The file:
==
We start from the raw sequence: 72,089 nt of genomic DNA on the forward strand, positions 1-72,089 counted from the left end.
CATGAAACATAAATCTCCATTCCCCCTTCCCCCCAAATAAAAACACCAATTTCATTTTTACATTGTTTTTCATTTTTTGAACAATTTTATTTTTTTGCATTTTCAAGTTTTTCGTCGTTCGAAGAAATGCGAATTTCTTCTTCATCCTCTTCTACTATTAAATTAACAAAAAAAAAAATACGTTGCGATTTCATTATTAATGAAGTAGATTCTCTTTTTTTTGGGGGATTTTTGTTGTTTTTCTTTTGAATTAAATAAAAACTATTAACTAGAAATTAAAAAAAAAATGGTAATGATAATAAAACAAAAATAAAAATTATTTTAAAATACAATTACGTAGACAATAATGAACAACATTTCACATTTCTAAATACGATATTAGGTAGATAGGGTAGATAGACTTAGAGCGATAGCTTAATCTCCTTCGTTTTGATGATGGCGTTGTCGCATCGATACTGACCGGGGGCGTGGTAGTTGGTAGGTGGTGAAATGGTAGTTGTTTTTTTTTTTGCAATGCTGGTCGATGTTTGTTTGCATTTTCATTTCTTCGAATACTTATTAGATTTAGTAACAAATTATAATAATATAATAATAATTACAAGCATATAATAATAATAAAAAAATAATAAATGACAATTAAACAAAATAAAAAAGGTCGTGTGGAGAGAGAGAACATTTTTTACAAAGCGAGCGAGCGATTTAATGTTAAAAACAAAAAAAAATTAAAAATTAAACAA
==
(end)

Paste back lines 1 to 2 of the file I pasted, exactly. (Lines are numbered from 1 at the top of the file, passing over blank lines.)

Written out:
We start from the raw sequence: 72,089 nt of genomic DNA on the forward strand, positions 1-72,089 counted from the left end.
CATGAAACATAAATCTCCATTCCCCCTTCCCCCCAAATAAAAACACCAATTTCATTTTTACATTGTTTTTCATTTTTTGAACAATTTTATTTTTTTGCATTTTCAAGTTTTTCGTCGTTCGAAGAAATGCGAATTTCTTCTTCATCCTCTTCTACTATTAAATTAACAAAAAAAAAAATACGTTGCGATTTCATTATTAATGAAGTAGATTCTCTTTTTTTTGGGGGATTTTTGTTGTTTTTCTTTTGAATTAAATAAAAACTATTAACTAGAAATTAAAAAAAAAATGGTAATGATAATAAAACAAAAATAAAAATTATTTTAAAATACAATTACGTAGACAATAATGAACAACATTTCACATTTCTAAATACGATATTAGGTAGATAGGGTAGATAGACTTAGAGCGATAGCTTAATCTCCTTCGTTTTGATGATGGCGTTGTCGCATCGATACTGACCGGGGGCGTGGTAGTTGGTAGGTGGTGAAATGGTAGTTGTTTTTTTTTTTGCAATGCTGGTCGATGTTTGTTTGCATTTTCATTTCTTCGAATACTTATTAGATTTAGTAACAAATTATAATAATATAATAATAATTACAAGCATATAATAATAATAAAAAAATAATAAATGACAATTAAACAAAATAAAAAAGGTCGTGTGGAGAGAGAGAACATTTTTTACAAAGCGAGCGAGCGATTTAATGTTAAAAACAAAAAAAAATTAAAAATTAAACAA